While there’s lots of advice about how would-be buyers should behave during open houses, there are rules sellers should follow, too.
A good thing to keep in mind is that most buyers need to forge an emotional connection with a property to seriously consider buying it. And so you should do whatever you can to make that process a little easier.
That means cleaning, temporarily removing animals, and hiding personal possessions. And it means refraining from certain behaviours, too.
Here, we take a look at open house etiquette for sellers.
Evan Williams, a sales executive with Ray White Double Bay, says good agents focus on the “three Ps” in the lead up to an open for inspection – price, presentation, and attracting the right people.
The day of the open, however, brings a whole new set of rules.
Pets don’t belong at an open house, so remove them and clean their mess, Williams says.
“Not everybody loves cats and dogs, and it can be a really big turn-off for somebody that might have an allergy to walk into an open house, smell a dog or cat, and start sneezing at the front door.”
Potential buyers need to be able to imagine their life in the house that’s for sale, and too much of your personal clutter can make this difficult.
Williams therefore recommends “de-personalising” a property as much possible. This means taking family snaps off the fridge and removing any polarising artwork.
Many vendors underestimate the power of greenery in creating a warm and inviting home, according to Williams.
“I think some of my most successful marketing campaigns have been off the back of stunning florals and it’s something I recommend to my vendors,” he says, adding that large chic plants, newly-planted garden beds and floral arrangements all create a “fresh and welcoming vibe” in a home.
On open day, a property should reflect the polished images used in marketing material, Williams says.
When you’re living in a property while selling it, you need to remember it needs to look the way you’d expect a hotel room to look after room service has been through.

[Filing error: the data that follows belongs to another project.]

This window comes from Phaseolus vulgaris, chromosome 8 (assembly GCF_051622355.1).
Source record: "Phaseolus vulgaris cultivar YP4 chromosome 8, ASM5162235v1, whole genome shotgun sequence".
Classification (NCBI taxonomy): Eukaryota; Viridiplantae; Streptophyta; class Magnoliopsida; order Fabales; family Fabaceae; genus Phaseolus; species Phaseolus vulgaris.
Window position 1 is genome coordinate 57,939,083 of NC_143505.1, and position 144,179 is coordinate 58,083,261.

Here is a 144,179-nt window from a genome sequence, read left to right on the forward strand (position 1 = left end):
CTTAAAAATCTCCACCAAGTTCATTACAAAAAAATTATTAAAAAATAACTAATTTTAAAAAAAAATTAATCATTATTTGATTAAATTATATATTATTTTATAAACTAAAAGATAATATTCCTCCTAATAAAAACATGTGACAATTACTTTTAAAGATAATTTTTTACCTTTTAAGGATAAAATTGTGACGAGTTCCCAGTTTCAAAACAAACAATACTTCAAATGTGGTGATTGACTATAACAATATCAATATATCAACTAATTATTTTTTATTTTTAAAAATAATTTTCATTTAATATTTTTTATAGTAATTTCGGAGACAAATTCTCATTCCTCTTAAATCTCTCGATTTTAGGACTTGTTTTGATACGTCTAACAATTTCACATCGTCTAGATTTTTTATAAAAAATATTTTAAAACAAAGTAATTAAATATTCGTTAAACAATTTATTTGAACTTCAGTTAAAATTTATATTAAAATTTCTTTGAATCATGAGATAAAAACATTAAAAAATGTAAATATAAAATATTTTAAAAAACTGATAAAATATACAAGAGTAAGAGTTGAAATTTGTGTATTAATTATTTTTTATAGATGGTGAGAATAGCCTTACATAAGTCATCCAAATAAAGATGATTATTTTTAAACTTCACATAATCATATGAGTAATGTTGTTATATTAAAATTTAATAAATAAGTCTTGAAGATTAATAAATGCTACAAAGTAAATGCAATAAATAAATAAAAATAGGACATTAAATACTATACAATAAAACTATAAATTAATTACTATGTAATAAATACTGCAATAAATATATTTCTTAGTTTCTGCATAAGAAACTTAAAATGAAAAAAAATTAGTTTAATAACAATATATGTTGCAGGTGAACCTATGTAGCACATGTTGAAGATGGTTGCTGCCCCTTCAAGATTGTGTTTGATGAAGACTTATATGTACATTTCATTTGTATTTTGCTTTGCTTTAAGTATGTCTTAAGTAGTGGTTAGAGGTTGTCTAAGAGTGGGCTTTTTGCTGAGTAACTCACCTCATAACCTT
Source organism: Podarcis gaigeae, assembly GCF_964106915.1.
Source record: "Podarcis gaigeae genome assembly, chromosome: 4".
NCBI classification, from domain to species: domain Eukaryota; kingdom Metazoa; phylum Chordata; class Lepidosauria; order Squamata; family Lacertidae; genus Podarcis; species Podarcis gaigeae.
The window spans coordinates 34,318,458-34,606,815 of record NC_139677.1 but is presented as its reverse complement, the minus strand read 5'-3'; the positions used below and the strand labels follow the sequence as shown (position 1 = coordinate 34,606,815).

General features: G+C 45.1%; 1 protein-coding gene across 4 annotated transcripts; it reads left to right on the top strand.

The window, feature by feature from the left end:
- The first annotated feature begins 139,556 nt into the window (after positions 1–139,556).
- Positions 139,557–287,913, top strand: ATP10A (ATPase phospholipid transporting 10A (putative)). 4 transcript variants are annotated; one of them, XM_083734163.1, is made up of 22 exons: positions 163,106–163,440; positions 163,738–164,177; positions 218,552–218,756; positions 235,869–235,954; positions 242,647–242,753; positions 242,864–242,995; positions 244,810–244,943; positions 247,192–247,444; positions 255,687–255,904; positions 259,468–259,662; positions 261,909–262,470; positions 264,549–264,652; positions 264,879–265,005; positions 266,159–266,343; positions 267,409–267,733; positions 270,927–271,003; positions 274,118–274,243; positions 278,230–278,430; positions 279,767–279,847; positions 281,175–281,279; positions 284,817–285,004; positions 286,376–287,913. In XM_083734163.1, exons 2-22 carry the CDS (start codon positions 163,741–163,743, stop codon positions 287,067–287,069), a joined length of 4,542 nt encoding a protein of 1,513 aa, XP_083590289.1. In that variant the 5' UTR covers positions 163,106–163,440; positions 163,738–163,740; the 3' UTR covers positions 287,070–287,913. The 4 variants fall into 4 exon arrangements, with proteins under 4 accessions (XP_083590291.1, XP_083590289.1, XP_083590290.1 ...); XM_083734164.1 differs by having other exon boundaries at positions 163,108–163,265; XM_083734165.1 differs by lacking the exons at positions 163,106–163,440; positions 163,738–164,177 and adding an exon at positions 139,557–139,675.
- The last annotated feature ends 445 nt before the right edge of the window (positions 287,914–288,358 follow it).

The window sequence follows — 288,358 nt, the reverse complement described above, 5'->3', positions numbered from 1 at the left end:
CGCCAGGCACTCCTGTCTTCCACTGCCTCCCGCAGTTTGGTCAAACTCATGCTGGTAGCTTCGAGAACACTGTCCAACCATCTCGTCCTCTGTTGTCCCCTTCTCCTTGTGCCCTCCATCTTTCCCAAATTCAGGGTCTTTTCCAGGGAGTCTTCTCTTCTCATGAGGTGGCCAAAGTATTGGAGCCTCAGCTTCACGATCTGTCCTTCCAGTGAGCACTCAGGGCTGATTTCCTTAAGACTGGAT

Often, the best way to achieve this look is to book a cleaner between opens.
Williams – who holds the record for the highest residential price achieved at auction in Australia, for “Eynesbury” in Edgecliff, which went for $33.25 million in 2017 – says there are a few things vendors shouldn’t do during an open.
It’s just not okay for vendors to stay in the house during an open or send in spies to scope out potential buyers.
“We strongly suggest vendors are not there when we’re showing a property and the simple reason for that is: a buyer needs to feel like they are in the space on their own terms,” says Williams.
“It’s a little like when you’re in a retail shop and the assistant follows you around everywhere you go. A vendor following a buyer around can be tenfold worse.”
For the duration of the open house, let the agent do their job, Williams says.
“So much of a real estate agent’s job nowadays is about facilitating open homes to get as many people through as possible, and you want to maximise that.”
Sellers should insist on the lead agent always being present at open houses, not lower-ranked staff, Williams says.
“I have seen situations where junior agents are left holding an iPad at the front door, taking names and numbers. But they often don’t know key things, like the land size, when the owners bought the property, or why they’re selling,” he says.
Such conversations with would-be buyers can make or break a deal and so the lead agent should be having them.
It may seems obvious, but if there is car parking, make sure you leave it free for potential buyers when hosting an open for inspection.
A buyer’s overall experience of a property includes little things like finding a park and the way they enter the home, so it makes sense to streamline everything, to make it as enjoyable and positive as possible.
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